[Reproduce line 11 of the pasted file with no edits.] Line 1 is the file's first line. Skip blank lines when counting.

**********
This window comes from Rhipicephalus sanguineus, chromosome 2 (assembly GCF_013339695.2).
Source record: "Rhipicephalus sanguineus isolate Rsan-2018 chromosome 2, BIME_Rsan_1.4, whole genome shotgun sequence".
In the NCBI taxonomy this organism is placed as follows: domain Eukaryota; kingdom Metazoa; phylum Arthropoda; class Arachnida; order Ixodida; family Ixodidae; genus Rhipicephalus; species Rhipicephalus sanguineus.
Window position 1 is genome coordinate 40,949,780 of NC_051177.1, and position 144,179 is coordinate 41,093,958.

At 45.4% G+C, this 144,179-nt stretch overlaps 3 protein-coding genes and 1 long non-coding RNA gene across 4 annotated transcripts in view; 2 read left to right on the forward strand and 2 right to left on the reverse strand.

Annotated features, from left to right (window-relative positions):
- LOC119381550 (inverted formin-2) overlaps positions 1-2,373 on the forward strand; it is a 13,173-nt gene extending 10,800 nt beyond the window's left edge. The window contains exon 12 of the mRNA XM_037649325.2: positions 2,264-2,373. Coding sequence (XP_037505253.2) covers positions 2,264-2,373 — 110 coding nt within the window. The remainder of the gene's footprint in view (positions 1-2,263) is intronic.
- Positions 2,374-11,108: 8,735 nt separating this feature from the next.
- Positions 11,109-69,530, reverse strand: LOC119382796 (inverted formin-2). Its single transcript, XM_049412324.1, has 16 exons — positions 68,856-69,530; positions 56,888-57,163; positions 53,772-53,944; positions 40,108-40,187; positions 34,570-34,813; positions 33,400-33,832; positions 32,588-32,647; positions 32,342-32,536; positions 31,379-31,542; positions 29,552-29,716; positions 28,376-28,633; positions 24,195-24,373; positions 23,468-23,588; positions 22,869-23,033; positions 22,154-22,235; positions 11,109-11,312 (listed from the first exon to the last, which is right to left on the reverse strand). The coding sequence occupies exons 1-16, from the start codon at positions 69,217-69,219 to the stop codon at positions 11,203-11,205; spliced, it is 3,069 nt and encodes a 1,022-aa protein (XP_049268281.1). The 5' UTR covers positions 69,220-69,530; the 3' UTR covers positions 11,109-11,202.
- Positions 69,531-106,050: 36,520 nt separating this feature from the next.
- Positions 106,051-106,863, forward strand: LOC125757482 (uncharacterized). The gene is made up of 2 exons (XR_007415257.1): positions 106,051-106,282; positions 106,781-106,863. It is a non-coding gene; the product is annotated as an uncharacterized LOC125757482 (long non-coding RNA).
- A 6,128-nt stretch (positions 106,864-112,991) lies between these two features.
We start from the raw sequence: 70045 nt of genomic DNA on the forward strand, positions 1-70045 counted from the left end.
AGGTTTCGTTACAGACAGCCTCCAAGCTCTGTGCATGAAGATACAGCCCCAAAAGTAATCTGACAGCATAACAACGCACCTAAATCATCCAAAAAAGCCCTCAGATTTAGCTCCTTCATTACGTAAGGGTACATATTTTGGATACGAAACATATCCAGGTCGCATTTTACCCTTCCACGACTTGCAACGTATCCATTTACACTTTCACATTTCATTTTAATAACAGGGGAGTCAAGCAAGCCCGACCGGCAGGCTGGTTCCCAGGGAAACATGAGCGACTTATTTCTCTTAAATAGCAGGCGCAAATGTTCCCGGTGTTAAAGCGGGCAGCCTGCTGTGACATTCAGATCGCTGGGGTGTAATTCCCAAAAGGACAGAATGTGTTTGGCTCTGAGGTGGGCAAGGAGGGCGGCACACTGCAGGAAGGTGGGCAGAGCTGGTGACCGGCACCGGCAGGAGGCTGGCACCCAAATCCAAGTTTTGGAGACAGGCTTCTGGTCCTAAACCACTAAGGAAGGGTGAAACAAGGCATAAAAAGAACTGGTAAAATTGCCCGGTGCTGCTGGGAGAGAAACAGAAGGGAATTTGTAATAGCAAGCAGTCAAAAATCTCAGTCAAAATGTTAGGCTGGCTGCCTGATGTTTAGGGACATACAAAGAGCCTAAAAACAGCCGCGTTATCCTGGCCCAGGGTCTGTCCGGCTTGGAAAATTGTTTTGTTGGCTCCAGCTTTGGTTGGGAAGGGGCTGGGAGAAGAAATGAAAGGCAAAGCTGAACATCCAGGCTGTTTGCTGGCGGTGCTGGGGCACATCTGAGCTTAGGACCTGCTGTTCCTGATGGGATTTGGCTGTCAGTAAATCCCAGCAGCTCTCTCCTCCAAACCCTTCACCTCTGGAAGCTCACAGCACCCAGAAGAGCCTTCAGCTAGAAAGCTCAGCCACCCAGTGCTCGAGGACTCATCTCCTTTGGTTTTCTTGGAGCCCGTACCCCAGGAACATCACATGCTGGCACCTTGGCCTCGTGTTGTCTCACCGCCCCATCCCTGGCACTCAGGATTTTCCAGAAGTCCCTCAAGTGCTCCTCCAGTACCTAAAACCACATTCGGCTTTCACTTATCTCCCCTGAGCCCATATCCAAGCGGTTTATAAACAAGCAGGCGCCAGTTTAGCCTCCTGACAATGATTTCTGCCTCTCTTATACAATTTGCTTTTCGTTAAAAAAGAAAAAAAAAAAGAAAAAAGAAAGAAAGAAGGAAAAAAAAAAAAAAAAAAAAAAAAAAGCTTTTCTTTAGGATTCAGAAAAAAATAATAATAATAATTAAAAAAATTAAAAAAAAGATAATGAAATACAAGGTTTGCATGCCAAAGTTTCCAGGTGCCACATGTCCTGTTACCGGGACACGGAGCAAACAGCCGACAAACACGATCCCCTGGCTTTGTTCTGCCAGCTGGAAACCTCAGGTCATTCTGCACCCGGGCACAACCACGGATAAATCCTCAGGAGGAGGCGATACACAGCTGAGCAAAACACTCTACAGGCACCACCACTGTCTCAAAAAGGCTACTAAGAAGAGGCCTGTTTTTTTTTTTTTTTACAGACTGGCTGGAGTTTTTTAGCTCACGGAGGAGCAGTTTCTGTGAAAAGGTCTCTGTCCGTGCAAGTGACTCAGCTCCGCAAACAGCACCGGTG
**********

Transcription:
- Positions 106,051-106,863, forward strand: LOC125757482 (uncharacterized). The gene is made up of 2 exons (XR_007415257.1): positions 106,051-106,282; positions 106,781-106,863. It is a non-coding gene; the product is annotated as an uncharacterized LOC125757482 (long non-coding RNA).